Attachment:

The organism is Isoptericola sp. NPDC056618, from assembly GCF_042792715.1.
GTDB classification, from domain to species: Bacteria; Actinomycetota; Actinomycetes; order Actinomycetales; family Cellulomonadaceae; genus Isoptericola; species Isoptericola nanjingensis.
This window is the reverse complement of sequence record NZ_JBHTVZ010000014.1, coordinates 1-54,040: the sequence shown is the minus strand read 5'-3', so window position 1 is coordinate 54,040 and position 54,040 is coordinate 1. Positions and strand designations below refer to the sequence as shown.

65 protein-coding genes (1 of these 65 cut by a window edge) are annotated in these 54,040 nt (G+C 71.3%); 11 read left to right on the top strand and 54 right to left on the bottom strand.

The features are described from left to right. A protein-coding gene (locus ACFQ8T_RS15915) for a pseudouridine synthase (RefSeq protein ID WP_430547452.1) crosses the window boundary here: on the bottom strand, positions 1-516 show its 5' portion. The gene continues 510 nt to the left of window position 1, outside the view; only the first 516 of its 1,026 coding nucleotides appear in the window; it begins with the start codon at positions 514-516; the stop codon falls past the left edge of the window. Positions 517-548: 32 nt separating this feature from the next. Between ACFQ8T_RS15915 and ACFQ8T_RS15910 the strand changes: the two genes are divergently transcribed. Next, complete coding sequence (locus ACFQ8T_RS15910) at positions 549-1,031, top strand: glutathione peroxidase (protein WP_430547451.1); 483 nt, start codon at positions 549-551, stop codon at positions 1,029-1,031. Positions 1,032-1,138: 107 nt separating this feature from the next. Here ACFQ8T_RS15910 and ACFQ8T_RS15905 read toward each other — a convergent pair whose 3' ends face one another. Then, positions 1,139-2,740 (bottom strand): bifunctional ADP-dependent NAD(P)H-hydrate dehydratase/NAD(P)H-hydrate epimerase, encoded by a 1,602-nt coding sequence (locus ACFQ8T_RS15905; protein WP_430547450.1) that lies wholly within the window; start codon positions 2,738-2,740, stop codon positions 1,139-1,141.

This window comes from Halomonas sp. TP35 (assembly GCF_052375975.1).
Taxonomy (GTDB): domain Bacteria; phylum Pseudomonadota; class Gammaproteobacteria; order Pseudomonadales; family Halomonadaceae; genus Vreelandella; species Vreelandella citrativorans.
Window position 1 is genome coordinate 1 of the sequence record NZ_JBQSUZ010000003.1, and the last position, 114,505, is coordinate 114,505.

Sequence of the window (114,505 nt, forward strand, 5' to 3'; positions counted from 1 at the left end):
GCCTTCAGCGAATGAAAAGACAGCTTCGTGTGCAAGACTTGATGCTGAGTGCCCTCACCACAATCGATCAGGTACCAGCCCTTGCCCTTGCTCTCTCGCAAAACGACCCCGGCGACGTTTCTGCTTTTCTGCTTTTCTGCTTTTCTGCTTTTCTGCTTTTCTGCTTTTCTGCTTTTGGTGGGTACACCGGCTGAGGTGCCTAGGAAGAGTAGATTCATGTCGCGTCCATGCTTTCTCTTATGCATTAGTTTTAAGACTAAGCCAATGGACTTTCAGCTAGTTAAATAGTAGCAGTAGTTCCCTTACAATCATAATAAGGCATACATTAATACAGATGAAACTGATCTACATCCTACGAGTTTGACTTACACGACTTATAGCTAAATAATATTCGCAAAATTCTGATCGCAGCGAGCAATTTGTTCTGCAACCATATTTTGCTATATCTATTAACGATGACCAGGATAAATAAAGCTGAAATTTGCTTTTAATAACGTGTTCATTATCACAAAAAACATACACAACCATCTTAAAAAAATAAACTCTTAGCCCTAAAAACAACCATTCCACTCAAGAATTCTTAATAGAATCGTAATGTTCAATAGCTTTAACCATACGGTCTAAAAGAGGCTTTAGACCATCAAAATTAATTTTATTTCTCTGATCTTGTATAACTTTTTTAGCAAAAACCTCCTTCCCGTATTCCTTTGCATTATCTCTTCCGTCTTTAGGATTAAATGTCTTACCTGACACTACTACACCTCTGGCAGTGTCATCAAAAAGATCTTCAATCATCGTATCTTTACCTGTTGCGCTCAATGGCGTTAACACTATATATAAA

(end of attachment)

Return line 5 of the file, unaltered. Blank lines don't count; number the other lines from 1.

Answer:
The features are described from left to right. A protein-coding gene (locus ACFQ8T_RS15915) for a pseudouridine synthase (RefSeq protein ID WP_430547452.1) crosses the window boundary here: on the bottom strand, positions 1-516 show its 5' portion. The gene continues 510 nt to the left of window position 1, outside the view; only the first 516 of its 1,026 coding nucleotides appear in the window; it begins with the start codon at positions 514-516; the stop codon falls past the left edge of the window. Positions 517-548: 32 nt separating this feature from the next. Between ACFQ8T_RS15915 and ACFQ8T_RS15910 the strand changes: the two genes are divergently transcribed. Next, complete coding sequence (locus ACFQ8T_RS15910) at positions 549-1,031, top strand: glutathione peroxidase (protein WP_430547451.1); 483 nt, start codon at positions 549-551, stop codon at positions 1,029-1,031. Positions 1,032-1,138: 107 nt separating this feature from the next. Here ACFQ8T_RS15910 and ACFQ8T_RS15905 read toward each other — a convergent pair whose 3' ends face one another. Then, positions 1,139-2,740 (bottom strand): bifunctional ADP-dependent NAD(P)H-hydrate dehydratase/NAD(P)H-hydrate epimerase, encoded by a 1,602-nt coding sequence (locus ACFQ8T_RS15905; protein WP_430547450.1) that lies wholly within the window; start codon positions 2,738-2,740, stop codon positions 1,139-1,141.